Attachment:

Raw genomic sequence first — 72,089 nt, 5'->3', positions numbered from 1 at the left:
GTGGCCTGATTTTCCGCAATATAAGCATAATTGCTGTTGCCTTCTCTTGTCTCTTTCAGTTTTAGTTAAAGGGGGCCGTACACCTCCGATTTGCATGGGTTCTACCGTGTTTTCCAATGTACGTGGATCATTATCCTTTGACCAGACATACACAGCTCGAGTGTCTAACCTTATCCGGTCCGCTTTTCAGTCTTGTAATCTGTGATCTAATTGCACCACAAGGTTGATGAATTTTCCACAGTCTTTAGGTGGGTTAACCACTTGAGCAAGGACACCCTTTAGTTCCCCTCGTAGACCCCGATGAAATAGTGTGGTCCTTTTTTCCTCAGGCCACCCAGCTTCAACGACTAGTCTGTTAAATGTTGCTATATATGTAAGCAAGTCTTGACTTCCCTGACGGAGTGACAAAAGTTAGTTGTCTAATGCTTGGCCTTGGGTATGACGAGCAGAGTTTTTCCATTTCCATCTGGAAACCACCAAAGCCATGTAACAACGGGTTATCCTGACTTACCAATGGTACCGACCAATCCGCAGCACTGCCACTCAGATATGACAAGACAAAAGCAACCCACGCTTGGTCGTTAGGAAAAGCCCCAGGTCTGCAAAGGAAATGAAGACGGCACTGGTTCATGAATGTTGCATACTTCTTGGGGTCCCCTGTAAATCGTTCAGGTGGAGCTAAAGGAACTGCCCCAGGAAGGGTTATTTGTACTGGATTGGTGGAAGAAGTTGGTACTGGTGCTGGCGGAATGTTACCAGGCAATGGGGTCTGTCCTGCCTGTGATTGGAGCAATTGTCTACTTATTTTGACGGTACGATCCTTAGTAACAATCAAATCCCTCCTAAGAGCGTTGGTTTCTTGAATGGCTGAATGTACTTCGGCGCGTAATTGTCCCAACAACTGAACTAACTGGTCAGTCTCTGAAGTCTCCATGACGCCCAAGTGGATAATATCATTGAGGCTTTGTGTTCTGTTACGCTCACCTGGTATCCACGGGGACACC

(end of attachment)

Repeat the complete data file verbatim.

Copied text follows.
Raw genomic sequence first — 72,089 nt, 5'->3', positions numbered from 1 at the left:
GTGGCCTGATTTTCCGCAATATAAGCATAATTGCTGTTGCCTTCTCTTGTCTCTTTCAGTTTTAGTTAAAGGGGGCCGTACACCTCCGATTTGCATGGGTTCTACCGTGTTTTCCAATGTACGTGGATCATTATCCTTTGACCAGACATACACAGCTCGAGTGTCTAACCTTATCCGGTCCGCTTTTCAGTCTTGTAATCTGTGATCTAATTGCACCACAAGGTTGATGAATTTTCCACAGTCTTTAGGTGGGTTAACCACTTGAGCAAGGACACCCTTTAGTTCCCCTCGTAGACCCCGATGAAATAGTGTGGTCCTTTTTTCCTCAGGCCACCCAGCTTCAACGACTAGTCTGTTAAATGTTGCTATATATGTAAGCAAGTCTTGACTTCCCTGACGGAGTGACAAAAGTTAGTTGTCTAATGCTTGGCCTTGGGTATGACGAGCAGAGTTTTTCCATTTCCATCTGGAAACCACCAAAGCCATGTAACAACGGGTTATCCTGACTTACCAATGGTACCGACCAATCCGCAGCACTGCCACTCAGATATGACAAGACAAAAGCAACCCACGCTTGGTCGTTAGGAAAAGCCCCAGGTCTGCAAAGGAAATGAAGACGGCACTGGTTCATGAATGTTGCATACTTCTTGGGGTCCCCTGTAAATCGTTCAGGTGGAGCTAAAGGAACTGCCCCAGGAAGGGTTATTTGTACTGGATTGGTGGAAGAAGTTGGTACTGGTGCTGGCGGAATGTTACCAGGCAATGGGGTCTGTCCTGCCTGTGATTGGAGCAATTGTCTACTTATTTTGACGGTACGATCCTTAGTAACAATCAAATCCCTCCTAAGAGCGTTGGTTTCTTGAATGGCTGAATGTACTTCGGCGCGTAATTGTCCCAACAACTGAACTAACTGGTCAGTCTCTGAAGTCTCCATGACGCCCAAGTGGATAATATCATTGAGGCTTTGTGTTCTGTTACGCTCACCTGGTATCCACGGGGACACC